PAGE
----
Want to know why banks like Wells Fargo (NYSE:WFC) and U.S. Bancorp (NYSE:USB) have outperformed Bank of America (NYSE:BAC) and Citigroup (NYSE:C) over the past two decades? The slideshow below offers an answer.
In short, Bank of America and Citigroup got carried away chasing revenue in the lead-up to the financial crisis, subordinating the authority of risk managers to that of revenue generators. The net result was that both of these banks suffered unprecedentedly large losses. Citigroup lost $28 billion in 2008 alone, and Bank of America has written off a total of $195 billion in crisis-related expenses over the past seven years.
Conversely, Wells Fargo and U.S. Bancorp have long prided themselves on the ability to boost revenue without unduly sacrificing risk management. "In financial services, if you want to be the best in the industry, you first have to be the best in risk management and credit quality," Wells Fargo's chairman and CEO wrote in the bank's 2007 annual report. "It's the foundation for every other measure of success." U.S. Bancorp's CEO Richard Davis would almost certainly agree.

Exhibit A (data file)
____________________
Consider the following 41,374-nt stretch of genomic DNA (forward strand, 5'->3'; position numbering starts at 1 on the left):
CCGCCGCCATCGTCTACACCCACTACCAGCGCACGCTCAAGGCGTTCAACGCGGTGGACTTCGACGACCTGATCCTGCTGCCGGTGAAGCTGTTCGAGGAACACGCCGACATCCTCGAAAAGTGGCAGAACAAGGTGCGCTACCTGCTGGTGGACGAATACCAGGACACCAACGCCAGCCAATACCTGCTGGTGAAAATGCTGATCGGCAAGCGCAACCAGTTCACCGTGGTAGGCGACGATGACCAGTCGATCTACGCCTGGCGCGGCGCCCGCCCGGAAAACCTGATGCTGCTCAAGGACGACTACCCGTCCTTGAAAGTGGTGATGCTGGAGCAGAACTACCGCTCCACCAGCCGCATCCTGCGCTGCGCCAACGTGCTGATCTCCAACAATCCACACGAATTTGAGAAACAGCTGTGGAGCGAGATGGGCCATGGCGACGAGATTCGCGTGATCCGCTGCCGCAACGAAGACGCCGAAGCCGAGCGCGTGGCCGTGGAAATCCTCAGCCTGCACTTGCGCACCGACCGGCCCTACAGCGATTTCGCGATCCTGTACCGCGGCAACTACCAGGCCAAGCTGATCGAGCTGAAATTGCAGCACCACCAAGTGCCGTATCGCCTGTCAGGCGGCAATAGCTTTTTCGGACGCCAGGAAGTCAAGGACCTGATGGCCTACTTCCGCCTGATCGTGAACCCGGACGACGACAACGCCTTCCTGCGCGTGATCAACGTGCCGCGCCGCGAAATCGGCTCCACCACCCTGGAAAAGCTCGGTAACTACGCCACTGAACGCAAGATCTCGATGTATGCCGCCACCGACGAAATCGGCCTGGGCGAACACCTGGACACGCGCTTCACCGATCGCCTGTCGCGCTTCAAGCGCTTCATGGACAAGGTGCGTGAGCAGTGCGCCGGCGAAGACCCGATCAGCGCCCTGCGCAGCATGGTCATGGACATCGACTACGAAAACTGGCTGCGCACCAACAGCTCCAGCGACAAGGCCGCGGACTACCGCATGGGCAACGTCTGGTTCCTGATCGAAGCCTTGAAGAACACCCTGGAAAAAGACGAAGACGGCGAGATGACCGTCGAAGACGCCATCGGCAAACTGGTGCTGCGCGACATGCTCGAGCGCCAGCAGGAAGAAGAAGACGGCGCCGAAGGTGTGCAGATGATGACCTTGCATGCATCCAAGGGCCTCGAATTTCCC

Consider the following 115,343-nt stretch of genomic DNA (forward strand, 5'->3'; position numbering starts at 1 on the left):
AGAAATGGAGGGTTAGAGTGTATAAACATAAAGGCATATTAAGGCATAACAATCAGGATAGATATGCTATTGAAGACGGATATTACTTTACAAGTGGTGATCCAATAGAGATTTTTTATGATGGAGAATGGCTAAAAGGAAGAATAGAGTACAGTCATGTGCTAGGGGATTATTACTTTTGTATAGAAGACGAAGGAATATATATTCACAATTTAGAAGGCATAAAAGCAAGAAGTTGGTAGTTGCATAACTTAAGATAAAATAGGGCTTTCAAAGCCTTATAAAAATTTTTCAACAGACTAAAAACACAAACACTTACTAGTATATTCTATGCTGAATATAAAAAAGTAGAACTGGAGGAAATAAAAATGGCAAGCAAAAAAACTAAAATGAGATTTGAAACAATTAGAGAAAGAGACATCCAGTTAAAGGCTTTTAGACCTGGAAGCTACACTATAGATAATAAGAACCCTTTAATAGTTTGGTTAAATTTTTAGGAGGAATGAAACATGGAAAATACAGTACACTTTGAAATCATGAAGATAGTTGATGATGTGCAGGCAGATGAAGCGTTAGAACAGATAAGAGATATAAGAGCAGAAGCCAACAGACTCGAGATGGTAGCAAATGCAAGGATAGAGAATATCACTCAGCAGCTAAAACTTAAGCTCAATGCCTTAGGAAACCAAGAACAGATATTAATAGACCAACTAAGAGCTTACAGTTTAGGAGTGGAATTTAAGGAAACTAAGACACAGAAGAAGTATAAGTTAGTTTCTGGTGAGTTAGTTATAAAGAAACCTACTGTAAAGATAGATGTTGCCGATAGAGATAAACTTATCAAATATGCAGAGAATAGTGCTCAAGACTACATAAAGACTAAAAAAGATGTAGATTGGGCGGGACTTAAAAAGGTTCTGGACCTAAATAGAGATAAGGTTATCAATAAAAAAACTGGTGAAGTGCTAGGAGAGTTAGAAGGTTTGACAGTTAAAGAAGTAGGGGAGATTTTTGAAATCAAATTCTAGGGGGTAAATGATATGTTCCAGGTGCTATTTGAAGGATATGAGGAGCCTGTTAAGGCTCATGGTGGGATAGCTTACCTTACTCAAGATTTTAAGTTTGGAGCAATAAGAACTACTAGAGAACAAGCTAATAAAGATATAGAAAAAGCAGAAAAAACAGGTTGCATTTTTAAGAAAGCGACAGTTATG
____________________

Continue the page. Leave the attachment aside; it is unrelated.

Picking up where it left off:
The slideshow below should add structure to how you, as an investor or banker, perceive this issue. It traces the relationship between the three most important variables that must be navigated in order to operate an exceptional bank.
John Maxfield has no position in any stocks mentioned. The Motley Fool owns shares of and recommends Wells Fargo. The Motley Fool has the following options: short January 2016 $52 puts on Wells Fargo. The Motley Fool recommends Bank of America. Try any of our Foolish newsletter services free for 30 days. We Fools may not all hold the same opinions, but we all believe that considering a diverse range of insights makes us better investors. The Motley Fool has a disclosure policy.